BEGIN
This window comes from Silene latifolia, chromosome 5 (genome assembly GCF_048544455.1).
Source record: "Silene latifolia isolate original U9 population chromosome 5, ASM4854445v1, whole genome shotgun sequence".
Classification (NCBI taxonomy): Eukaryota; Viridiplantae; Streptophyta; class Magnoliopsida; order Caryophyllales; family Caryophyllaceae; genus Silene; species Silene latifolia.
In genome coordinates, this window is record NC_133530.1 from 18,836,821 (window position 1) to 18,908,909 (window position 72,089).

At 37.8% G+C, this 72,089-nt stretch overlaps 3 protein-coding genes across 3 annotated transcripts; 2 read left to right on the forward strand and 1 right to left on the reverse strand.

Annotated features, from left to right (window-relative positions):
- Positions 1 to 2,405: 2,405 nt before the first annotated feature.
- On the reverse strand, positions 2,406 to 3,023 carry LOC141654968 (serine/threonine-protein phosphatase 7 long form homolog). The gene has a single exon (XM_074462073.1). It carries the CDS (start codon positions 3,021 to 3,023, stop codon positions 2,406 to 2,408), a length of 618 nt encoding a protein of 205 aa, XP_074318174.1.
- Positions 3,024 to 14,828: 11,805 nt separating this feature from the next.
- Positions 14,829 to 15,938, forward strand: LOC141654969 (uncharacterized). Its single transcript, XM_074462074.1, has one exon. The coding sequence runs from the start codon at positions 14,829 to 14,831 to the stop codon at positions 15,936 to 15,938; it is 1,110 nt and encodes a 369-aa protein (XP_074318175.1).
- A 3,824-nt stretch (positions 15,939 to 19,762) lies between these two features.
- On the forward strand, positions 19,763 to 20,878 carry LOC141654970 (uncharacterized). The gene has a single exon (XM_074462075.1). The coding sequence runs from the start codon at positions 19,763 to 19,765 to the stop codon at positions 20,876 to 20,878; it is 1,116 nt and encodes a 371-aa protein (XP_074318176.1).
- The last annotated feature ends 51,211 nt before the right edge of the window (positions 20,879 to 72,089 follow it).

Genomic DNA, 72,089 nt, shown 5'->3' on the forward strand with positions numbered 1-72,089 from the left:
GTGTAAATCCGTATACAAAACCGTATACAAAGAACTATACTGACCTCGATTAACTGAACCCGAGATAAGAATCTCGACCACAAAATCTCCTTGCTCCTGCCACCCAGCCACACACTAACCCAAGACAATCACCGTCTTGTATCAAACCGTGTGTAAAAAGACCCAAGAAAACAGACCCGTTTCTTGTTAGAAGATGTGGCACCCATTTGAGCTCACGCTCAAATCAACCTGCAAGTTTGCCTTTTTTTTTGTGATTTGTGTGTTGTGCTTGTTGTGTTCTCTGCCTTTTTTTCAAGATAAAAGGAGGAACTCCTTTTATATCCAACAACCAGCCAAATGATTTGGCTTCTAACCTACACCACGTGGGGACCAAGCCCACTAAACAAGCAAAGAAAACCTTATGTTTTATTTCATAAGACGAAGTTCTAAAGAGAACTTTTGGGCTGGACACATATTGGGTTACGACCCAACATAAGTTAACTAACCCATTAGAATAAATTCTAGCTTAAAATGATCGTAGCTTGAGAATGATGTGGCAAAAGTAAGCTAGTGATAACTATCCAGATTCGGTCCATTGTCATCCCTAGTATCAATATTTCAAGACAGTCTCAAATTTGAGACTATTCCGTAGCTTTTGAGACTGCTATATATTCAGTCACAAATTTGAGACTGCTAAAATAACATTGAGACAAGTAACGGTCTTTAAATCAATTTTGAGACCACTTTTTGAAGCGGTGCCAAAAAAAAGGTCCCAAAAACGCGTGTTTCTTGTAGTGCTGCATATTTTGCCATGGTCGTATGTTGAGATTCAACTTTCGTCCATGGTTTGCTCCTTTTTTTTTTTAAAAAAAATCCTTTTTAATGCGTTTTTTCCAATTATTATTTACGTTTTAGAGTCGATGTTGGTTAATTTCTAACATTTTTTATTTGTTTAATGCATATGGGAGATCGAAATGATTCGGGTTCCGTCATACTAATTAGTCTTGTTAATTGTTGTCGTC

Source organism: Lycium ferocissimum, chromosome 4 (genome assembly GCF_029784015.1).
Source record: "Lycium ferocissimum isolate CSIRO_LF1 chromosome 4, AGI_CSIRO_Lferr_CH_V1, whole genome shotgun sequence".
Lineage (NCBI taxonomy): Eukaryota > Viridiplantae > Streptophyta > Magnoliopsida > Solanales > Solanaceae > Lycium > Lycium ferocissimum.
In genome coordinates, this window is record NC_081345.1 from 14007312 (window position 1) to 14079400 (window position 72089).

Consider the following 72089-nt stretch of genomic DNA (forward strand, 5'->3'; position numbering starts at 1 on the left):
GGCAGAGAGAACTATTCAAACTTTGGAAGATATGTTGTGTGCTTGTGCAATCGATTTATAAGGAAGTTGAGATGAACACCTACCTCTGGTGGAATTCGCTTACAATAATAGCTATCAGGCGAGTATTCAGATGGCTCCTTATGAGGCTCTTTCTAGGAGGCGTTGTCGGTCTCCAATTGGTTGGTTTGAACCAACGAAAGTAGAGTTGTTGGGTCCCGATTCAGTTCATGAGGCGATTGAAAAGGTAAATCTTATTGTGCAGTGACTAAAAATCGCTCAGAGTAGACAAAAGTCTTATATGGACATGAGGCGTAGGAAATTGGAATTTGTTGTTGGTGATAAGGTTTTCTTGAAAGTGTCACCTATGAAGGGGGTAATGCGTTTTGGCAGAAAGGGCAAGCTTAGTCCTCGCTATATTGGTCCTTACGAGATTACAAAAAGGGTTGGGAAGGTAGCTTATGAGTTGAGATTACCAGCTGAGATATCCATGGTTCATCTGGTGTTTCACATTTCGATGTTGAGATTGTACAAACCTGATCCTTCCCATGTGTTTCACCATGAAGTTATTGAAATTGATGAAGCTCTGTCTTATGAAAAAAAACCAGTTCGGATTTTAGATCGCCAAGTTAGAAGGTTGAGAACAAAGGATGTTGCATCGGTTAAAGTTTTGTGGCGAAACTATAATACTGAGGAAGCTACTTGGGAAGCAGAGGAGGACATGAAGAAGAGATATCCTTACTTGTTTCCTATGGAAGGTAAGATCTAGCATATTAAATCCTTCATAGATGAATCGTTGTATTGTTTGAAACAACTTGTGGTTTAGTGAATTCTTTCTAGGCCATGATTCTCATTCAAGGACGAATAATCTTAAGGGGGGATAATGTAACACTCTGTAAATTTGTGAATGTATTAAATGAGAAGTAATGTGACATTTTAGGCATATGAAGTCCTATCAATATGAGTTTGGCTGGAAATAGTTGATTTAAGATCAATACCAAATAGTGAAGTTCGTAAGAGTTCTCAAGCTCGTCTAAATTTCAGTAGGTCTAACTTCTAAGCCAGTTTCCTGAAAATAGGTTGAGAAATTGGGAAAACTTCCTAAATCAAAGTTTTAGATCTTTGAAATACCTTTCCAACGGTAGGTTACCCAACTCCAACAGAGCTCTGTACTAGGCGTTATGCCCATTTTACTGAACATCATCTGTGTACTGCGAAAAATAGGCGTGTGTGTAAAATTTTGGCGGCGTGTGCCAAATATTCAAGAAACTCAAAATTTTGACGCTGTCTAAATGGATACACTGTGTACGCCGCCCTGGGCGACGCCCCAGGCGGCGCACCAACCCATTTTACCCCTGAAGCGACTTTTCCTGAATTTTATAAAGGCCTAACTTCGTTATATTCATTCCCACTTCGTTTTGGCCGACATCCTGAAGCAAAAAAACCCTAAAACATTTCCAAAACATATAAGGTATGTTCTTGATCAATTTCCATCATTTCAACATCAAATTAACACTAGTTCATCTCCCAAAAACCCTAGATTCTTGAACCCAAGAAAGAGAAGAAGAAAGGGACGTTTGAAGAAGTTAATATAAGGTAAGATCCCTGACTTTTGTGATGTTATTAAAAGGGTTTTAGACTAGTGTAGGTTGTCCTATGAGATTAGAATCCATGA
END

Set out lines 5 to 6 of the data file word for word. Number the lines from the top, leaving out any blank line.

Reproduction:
At 37.8% G+C, this 72,089-nt stretch overlaps 3 protein-coding genes across 3 annotated transcripts; 2 read left to right on the forward strand and 1 right to left on the reverse strand.

Annotated features, from left to right (window-relative positions):